In this last chapter, we will equip you with practical information to help you elevate your enterprise data protection and privacy plan by covering the following topics:
How Can You Ensure Data Privacy?
The following best practices and methods have proved to be instrumental for enterprises looking to protect and maintain data privacy and confidentiality:
- Do not collect customer information you do not need or intend to use. Make sure the different stakeholders are conscious of the associated responsibility that comes with collecting and retaining personal information. If there is no business reason for collecting social security numbers or customer phone numbers, it is better to keep the information out of harm’s way.
- Encrypt all sensitive data with strong encryption methods. Remember that your system is only as strong as your weakest link (or encryption method).
- Train your employees, especially if you’re operating in a highly sensitive industry (i.e. healthcare), make sure they understand the importance of customer privacy and confidentiality and the associated regulations to the industry you operate in (i.e. HIPAA – Health Insurance Portability and Accountability Act)
What Is a Privacy Plan?
NIST defines a privacy plan as a “formal document that provides an overview of the privacy requirements for an information system or program and describes the privacy controls in place or planned for meeting those requirements. The privacy plan may be integrated into the organizational security plan or developed as a separate plan.”
Source(s):NIST SP 800-53A Rev. 4 under Privacy Plan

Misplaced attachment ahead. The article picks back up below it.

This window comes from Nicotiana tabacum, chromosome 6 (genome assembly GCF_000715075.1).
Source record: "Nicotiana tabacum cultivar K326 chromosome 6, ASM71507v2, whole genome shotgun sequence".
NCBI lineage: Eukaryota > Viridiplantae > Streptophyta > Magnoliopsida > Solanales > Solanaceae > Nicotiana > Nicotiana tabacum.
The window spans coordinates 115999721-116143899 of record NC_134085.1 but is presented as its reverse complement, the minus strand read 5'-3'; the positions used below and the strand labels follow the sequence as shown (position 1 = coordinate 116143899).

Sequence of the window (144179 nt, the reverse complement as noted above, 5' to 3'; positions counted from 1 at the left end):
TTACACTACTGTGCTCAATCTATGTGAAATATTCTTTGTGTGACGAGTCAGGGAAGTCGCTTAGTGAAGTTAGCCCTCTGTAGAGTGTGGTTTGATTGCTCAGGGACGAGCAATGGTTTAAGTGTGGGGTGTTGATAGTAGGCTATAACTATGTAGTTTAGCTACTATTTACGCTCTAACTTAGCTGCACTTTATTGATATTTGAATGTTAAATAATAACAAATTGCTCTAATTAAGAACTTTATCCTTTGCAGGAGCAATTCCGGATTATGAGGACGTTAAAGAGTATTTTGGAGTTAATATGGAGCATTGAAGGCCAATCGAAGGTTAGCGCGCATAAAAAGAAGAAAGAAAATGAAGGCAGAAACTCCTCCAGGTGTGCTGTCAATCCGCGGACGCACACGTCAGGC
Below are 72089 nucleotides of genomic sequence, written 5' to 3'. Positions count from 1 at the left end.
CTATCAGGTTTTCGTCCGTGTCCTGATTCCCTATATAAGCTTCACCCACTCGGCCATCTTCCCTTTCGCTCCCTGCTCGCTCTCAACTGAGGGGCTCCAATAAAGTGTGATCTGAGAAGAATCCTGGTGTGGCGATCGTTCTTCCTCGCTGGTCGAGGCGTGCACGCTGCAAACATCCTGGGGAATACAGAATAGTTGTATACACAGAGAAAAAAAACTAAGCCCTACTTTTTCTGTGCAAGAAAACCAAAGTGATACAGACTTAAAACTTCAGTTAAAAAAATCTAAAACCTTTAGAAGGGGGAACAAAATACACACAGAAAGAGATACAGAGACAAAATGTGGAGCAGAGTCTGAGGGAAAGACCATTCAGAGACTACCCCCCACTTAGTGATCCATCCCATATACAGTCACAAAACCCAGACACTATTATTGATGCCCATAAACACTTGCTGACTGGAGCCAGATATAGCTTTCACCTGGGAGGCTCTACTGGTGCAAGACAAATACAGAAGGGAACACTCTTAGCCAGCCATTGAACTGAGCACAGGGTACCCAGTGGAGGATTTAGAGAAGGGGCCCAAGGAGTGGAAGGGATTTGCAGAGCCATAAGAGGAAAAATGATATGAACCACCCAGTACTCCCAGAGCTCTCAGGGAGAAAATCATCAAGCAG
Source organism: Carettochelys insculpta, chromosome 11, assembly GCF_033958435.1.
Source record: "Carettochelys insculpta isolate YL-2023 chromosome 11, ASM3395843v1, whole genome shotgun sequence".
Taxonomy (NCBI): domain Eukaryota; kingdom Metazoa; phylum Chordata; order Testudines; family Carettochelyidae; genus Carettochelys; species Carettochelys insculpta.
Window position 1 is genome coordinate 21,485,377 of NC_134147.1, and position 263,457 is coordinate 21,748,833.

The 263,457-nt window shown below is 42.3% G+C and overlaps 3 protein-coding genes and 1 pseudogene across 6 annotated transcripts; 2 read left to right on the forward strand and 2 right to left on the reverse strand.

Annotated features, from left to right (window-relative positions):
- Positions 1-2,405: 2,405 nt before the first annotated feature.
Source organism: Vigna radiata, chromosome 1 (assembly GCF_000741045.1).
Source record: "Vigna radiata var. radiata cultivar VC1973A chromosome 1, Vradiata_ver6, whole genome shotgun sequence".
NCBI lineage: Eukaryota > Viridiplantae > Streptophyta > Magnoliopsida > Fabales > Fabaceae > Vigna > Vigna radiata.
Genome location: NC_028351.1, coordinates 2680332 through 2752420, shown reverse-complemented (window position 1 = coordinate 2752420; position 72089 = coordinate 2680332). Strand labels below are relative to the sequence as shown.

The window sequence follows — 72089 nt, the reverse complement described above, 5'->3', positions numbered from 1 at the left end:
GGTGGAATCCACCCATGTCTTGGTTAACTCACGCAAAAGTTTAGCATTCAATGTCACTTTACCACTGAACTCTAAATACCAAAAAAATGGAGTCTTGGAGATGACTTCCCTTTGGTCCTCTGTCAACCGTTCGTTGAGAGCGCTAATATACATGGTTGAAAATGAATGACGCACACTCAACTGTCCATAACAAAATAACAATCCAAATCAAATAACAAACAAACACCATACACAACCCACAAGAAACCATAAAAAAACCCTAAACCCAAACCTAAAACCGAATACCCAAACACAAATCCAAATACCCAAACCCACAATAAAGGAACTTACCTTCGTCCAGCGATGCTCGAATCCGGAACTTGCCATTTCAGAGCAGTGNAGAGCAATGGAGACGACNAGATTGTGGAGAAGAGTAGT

Who Is Responsible for Data Privacy?
- The ultimate authority on privacy in the enterprise is the Data Privacy Officer (DPO) who should have a comprehensive perspective of all privacy aspects.
- The enterprise Chief Information Security Officer (CISO), equipped with the tools, knowledge,, and resources, will own the implementation of the technical aspects of the privacy program. In certain cases the CISO acts as a DPO. It is important to mention that many data privacy requirements eventually funnel into data engineering teams who own the data platforms in the enterprise and are tasked with technical implementation.
Which Tools Can Implement Data Privacy Regulations?
There is a variety of tools and categories an enterprise should consider when implementing data privacy regulations:
- Data Access Control Platform (Satori)
- Cloud Access Security Broker (CASB)
- Data Loss Prevention (DLP)
- Endpoint Protection
- Mobile Device Management (MDM)
- Encryption Software
- Identity and Access Management (IAM)
- Consent Management Applications
- Compliance Software
- Customer Data Management Platforms (CDM)
- Data Backup and Recovery Solutions
- Enterprise Content Management (ECM)
These tools can cover a very wide array of cases and requirements. Therefore, in order to avoid an excessive data privacy program, implementation should be based on the privacy requirements as defined in your privacy plan.
How Does Storing Data in the Cloud Affect Compliance with Data Privacy Laws?
In short, storing data in the cloud does not affect compliance with data protection laws, as the overall responsibility is on the data controller. Even if the enterprise uses best of breed cloud service providers, it’s the enterprise’s responsibility to verify data is handled according to relevant data protection laws and regulations. It falls under the data controller’s ownership to verify that the cloud provider processes personal data in a secure manner and ensure, for example, that data is not transferable outside of specific regional boundaries (i.e EU borders for GDPR).
It is important to establish a responsibility level with your cloud providers in regards to data security and continuity and agree, in advance, on compensation in the unfortunate event of a data leak.